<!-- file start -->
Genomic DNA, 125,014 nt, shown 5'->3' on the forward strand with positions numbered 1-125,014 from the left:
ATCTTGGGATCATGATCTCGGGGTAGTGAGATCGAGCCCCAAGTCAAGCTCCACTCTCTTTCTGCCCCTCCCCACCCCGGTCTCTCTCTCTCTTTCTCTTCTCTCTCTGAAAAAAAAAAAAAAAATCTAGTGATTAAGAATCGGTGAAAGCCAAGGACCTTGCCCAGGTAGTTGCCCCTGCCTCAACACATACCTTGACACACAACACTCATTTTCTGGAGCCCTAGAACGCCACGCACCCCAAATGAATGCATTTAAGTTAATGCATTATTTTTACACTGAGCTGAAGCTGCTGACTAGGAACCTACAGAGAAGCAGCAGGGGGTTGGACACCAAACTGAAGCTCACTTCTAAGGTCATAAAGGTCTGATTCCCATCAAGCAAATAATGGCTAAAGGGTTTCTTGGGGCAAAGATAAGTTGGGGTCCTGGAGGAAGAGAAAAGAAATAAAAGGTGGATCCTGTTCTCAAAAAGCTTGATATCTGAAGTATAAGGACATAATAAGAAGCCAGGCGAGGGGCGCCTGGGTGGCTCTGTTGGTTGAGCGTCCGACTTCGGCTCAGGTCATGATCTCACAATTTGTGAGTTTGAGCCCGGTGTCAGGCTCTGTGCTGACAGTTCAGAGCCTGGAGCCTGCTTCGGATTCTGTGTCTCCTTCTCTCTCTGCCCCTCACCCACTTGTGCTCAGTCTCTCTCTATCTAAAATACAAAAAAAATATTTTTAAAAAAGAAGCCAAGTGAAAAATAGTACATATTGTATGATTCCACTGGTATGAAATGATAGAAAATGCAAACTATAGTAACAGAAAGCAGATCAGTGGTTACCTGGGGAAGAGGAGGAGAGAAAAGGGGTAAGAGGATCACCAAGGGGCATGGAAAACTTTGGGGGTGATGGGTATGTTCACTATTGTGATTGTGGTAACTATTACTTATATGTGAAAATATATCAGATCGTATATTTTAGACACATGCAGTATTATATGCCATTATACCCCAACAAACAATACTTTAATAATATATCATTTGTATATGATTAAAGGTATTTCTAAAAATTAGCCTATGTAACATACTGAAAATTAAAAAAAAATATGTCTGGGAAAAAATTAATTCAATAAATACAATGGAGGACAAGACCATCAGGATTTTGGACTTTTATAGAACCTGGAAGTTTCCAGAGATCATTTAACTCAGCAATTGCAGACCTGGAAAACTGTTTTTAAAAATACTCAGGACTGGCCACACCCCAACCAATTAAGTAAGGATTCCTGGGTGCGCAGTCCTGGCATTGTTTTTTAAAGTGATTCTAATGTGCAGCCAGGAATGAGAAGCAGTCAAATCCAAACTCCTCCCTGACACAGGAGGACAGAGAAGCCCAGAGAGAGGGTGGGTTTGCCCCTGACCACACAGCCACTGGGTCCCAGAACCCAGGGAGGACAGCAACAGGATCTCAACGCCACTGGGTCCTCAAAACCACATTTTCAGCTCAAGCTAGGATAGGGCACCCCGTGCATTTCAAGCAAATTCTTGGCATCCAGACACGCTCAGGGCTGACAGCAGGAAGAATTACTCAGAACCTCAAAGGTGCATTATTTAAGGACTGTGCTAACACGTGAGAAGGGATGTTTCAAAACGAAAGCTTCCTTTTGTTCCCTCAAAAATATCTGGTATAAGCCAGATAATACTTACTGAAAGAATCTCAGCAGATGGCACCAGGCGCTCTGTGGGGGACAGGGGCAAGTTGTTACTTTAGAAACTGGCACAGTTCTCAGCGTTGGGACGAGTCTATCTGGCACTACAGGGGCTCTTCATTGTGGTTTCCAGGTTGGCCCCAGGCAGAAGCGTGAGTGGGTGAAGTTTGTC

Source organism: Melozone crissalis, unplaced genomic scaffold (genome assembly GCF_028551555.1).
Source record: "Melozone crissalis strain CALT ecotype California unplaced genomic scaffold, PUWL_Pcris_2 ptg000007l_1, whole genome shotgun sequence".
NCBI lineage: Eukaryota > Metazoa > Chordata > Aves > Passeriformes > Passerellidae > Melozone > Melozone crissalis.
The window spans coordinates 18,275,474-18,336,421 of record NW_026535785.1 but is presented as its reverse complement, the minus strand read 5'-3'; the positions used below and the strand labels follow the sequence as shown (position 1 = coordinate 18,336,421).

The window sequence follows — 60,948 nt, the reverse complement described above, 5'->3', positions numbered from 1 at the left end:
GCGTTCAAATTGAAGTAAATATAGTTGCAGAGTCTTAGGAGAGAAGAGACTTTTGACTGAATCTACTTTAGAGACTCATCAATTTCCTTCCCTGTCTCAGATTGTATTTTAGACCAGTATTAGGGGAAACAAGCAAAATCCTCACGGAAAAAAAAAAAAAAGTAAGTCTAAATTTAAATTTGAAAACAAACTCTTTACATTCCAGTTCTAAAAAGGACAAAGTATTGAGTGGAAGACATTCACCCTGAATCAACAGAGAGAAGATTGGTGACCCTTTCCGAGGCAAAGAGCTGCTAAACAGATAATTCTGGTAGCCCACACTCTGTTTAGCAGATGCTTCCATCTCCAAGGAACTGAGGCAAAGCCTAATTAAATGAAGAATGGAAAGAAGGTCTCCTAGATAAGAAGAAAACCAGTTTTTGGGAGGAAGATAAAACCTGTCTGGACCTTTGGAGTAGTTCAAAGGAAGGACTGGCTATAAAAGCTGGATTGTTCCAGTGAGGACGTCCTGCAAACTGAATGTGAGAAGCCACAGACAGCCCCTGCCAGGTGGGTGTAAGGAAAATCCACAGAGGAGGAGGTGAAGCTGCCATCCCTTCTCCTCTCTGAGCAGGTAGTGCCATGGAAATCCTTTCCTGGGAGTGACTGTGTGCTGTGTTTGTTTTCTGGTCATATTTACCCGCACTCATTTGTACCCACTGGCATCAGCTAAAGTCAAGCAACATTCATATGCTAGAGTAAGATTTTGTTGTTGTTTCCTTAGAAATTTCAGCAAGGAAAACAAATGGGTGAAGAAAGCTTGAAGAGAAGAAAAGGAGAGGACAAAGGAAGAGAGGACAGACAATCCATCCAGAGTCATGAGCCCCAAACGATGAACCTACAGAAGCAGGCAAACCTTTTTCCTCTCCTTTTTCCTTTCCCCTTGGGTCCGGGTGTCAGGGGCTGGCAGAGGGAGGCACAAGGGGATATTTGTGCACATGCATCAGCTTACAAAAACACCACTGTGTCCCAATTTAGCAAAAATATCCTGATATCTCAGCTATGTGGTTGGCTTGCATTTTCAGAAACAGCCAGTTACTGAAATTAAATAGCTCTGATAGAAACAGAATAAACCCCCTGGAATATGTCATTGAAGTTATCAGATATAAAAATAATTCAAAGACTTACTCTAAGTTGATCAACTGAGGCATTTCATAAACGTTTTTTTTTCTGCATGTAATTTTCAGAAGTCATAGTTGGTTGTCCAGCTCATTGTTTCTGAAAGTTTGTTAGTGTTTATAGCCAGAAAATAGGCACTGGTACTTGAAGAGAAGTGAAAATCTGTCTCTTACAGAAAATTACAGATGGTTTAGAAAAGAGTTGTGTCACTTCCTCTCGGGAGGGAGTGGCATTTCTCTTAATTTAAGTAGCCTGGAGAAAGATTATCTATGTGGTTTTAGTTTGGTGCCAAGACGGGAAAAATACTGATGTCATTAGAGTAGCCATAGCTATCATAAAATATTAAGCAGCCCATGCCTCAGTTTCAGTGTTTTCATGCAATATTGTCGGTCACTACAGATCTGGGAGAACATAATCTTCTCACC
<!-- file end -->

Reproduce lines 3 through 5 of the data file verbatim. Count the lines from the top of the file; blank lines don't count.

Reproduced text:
Source organism: Melozone crissalis, unplaced genomic scaffold (genome assembly GCF_028551555.1).
Source record: "Melozone crissalis strain CALT ecotype California unplaced genomic scaffold, PUWL_Pcris_2 ptg000007l_1, whole genome shotgun sequence".
NCBI lineage: Eukaryota > Metazoa > Chordata > Aves > Passeriformes > Passerellidae > Melozone > Melozone crissalis.